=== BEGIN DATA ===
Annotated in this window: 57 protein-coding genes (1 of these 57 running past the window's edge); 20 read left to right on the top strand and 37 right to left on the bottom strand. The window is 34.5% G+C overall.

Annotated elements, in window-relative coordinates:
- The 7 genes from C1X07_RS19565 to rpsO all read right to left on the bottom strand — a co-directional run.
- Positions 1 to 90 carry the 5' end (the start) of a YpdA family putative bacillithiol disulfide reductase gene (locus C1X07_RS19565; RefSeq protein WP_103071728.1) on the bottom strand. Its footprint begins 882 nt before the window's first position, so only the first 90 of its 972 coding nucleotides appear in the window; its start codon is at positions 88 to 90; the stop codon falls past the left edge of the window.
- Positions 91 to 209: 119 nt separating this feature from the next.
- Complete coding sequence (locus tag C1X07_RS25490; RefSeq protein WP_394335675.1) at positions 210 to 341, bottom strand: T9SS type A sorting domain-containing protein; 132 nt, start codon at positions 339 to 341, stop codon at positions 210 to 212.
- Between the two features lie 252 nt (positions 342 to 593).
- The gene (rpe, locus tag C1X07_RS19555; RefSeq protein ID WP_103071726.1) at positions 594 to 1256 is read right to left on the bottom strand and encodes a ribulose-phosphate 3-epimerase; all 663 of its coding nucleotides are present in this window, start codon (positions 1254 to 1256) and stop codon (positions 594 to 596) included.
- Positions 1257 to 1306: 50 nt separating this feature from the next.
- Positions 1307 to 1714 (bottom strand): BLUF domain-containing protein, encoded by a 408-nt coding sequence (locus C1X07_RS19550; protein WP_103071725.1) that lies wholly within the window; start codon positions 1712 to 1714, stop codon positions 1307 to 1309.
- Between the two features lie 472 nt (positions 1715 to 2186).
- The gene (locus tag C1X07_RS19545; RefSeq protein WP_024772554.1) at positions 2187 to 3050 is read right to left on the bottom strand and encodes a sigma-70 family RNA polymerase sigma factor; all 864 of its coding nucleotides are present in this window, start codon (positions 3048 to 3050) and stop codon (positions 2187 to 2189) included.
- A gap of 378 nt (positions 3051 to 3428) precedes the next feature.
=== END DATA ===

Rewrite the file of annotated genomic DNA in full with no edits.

Annotated in this window: 57 protein-coding genes (1 of these 57 running past the window's edge); 20 read left to right on the top strand and 37 right to left on the bottom strand. The window is 34.5% G+C overall.

Annotated elements, in window-relative coordinates:
- The 7 genes from C1X07_RS19565 to rpsO all read right to left on the bottom strand — a co-directional run.
- Positions 1 to 90 carry the 5' end (the start) of a YpdA family putative bacillithiol disulfide reductase gene (locus C1X07_RS19565; RefSeq protein WP_103071728.1) on the bottom strand. Its footprint begins 882 nt before the window's first position, so only the first 90 of its 972 coding nucleotides appear in the window; its start codon is at positions 88 to 90; the stop codon falls past the left edge of the window.
- Positions 91 to 209: 119 nt separating this feature from the next.
- Complete coding sequence (locus tag C1X07_RS25490; RefSeq protein WP_394335675.1) at positions 210 to 341, bottom strand: T9SS type A sorting domain-containing protein; 132 nt, start codon at positions 339 to 341, stop codon at positions 210 to 212.
- Between the two features lie 252 nt (positions 342 to 593).
- The gene (rpe, locus tag C1X07_RS19555; RefSeq protein ID WP_103071726.1) at positions 594 to 1256 is read right to left on the bottom strand and encodes a ribulose-phosphate 3-epimerase; all 663 of its coding nucleotides are present in this window, start codon (positions 1254 to 1256) and stop codon (positions 594 to 596) included.
- Positions 1257 to 1306: 50 nt separating this feature from the next.
- Positions 1307 to 1714 (bottom strand): BLUF domain-containing protein, encoded by a 408-nt coding sequence (locus C1X07_RS19550; protein WP_103071725.1) that lies wholly within the window; start codon positions 1712 to 1714, stop codon positions 1307 to 1309.
- Between the two features lie 472 nt (positions 1715 to 2186).
- The gene (locus tag C1X07_RS19545; RefSeq protein WP_024772554.1) at positions 2187 to 3050 is read right to left on the bottom strand and encodes a sigma-70 family RNA polymerase sigma factor; all 864 of its coding nucleotides are present in this window, start codon (positions 3048 to 3050) and stop codon (positions 2187 to 2189) included.
- A gap of 378 nt (positions 3051 to 3428) precedes the next feature.